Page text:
The much-touted initial public offering (IPO) of Saudi Arabia's giant state-owned oil company Aramco has stalled and, according to government officials and people familiar with the matter, will probably never take place, The Wall Street Journal said Thursday.
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Up until now the only questions had been which exchange would host the Aramco IPO and how the threat of more litigation from the families of 9/11 victims would affect the IPO, which -- if it happened -- would be the world's largest IPO.
It also was to be a strategic part of the kingdom's bid to become less reliant on oil, the Journal said.
Officials with Aramco, which is short for Saudi Arabian Oil Co., the country's energy ministry or government did not immediately respond to request for comment.
The decision rests with Prince Mohammed, the son of King Salman and the member of the royal family who runs the kingdom's day-to-day affairs, the Journal said.
Word of the fresh doubts about the IPO, which Saudi officials would have resulted in a $2 trillion valuation for the company, marks a sharp contrast to earlier optimism.
“Saudi Aramco will go public. That’s for sure. It will go public in the local market. We have not decided yet where we are going to list. If we are going with a duel listing whether that is in New York, London, Hong Kong or another place,” said Mohammed Al-Jadaan, Saudi Arabia’s finance minister, during an interview on FOX Business’ “Mornings with Maria" in March.
When asked about the threat of more litigation from 9/11 families, who allege that the country was involved in funneling money to terrorist group al-Qaeda to carry out the attacks that killed more than 3,000 people on U.S. soil, Al-Jadaan said the country is focused on the deal.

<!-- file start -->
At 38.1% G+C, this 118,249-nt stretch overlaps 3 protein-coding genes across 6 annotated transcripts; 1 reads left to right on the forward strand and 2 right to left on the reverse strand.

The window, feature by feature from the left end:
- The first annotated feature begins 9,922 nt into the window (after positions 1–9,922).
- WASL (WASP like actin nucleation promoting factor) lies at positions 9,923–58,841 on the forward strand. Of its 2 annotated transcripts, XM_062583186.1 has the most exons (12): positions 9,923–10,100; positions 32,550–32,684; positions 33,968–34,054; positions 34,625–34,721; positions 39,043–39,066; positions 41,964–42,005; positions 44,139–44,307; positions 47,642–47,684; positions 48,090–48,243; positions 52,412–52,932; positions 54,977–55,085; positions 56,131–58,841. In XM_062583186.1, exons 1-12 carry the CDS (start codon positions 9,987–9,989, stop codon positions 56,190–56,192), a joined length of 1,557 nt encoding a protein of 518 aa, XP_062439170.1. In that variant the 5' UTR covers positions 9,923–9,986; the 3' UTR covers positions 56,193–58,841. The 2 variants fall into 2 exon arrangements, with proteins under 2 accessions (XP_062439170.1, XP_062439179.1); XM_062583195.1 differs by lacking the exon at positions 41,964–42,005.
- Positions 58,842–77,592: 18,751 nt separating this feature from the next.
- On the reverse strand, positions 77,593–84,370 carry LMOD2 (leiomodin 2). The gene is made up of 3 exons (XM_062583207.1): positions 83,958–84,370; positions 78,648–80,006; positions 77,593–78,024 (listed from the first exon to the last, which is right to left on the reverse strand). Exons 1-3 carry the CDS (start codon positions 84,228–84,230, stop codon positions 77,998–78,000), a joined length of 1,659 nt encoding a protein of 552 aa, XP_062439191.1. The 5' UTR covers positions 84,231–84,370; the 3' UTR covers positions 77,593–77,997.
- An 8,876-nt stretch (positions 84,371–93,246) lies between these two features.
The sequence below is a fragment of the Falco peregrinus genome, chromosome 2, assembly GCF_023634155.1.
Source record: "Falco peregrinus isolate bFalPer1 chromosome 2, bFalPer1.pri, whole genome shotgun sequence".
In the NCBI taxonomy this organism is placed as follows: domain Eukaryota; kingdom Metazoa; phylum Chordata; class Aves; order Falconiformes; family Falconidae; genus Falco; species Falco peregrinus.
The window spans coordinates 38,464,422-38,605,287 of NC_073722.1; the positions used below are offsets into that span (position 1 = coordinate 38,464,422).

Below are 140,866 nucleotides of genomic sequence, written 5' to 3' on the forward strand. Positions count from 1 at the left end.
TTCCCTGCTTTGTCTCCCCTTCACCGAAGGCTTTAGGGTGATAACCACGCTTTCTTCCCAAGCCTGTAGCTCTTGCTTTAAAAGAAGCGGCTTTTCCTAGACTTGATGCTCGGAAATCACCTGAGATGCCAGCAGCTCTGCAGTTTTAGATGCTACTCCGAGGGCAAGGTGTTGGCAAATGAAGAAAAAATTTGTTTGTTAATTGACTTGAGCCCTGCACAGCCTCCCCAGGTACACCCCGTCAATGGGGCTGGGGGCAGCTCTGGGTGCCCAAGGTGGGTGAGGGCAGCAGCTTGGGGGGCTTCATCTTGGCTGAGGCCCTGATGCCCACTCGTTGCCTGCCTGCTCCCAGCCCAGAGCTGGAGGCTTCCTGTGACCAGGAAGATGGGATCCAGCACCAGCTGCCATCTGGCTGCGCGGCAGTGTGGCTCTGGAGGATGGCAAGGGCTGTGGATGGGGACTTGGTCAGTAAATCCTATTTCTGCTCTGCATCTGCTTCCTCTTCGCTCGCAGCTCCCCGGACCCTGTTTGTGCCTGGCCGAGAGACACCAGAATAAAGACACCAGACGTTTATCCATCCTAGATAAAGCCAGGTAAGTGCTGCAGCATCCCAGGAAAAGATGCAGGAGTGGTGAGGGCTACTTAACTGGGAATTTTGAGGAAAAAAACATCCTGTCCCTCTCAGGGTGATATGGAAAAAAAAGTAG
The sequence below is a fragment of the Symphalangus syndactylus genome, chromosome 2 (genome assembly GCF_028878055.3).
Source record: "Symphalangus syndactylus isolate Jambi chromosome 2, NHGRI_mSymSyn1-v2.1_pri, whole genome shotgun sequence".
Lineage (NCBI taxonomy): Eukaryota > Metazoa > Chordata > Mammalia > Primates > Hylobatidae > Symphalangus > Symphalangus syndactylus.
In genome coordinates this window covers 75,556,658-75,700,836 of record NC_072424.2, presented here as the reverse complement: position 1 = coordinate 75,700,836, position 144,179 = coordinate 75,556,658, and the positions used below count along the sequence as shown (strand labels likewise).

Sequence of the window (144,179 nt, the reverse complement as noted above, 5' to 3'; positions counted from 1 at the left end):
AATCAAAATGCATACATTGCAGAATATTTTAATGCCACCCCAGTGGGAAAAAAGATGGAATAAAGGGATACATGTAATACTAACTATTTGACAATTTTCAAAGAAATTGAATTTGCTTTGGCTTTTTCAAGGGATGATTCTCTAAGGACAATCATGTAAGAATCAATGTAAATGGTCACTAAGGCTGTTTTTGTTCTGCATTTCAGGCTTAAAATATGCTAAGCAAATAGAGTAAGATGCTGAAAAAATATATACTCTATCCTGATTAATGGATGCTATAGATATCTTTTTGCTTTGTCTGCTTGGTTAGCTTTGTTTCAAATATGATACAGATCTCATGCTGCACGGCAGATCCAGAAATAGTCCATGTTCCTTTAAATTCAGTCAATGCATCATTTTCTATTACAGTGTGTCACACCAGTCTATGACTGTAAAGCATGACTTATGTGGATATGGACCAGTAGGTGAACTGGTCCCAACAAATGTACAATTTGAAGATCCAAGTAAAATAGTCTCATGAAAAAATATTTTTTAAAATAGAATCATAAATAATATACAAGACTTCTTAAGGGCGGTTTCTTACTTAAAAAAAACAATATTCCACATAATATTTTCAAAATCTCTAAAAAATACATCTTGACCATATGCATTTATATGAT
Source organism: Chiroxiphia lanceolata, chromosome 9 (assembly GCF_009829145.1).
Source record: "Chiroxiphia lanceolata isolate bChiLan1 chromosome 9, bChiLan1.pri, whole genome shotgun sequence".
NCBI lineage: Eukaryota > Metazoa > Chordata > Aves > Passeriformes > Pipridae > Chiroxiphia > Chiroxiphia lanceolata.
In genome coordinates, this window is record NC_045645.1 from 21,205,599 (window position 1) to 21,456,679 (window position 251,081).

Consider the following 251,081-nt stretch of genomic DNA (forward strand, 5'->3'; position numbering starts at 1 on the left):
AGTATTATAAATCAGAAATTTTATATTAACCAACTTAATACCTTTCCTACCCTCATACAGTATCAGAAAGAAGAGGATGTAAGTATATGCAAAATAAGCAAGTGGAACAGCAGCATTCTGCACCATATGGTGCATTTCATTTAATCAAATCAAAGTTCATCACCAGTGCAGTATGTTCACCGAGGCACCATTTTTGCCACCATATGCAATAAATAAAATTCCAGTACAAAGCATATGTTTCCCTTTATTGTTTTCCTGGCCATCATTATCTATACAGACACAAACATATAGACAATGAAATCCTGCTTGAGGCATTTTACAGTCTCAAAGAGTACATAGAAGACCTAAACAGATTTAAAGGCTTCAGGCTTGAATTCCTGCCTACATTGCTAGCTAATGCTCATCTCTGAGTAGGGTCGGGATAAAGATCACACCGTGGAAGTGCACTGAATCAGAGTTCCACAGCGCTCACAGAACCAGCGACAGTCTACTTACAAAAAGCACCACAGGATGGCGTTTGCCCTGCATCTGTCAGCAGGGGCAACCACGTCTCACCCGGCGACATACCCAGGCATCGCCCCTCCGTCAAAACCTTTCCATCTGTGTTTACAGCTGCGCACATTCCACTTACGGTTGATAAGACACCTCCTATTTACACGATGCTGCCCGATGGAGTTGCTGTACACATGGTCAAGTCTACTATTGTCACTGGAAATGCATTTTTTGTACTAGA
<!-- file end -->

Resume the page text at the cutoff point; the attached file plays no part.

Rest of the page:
“I won’t comment on specifics but we are trying to examine all options and carry detailed due diligence … this is the largest company in the world, it means a lot for our country, it is more than half of our GDP so we want to be careful,” he said.
Jim Kreindler of Kreindler and Kreindler, one of the law firms representing 9/11 families, tells FOX Business that while the Aramco IPO is relevant, he doesn’t need it to win for his clients. On Wednesday, a U.S. Judge in New York rejected a motion by the Saudis to dismiss the case, clearing the path for the 9/11 victims to move forward.
“Whether the Aramco IPO goes forward in New York or London, it does not affect our ability to recover significant damages,” said Kreindler, adding, “We want fair and just compensation and we are looking for a very significant recovery in the case which we expect to win.”
Investors will get a chance to learn more about the IPO this week as Saudi Crown Prince Mohammed bin Salman makes the rounds in New York City, participating in the Saudi US-CEO Forum in New York, as well as additional investor meetings.
Aramco, whose value has been estimated close to $2 trillion, would be a cash cow for any global exchange and a big listings win.
“We’ll compete for any global IPO for a great business,” said Tom Farley, president of the New York Stock Exchange, an arm of Intercontinental Exchange, during an interview with FOX Business last October from Saudi Arabia.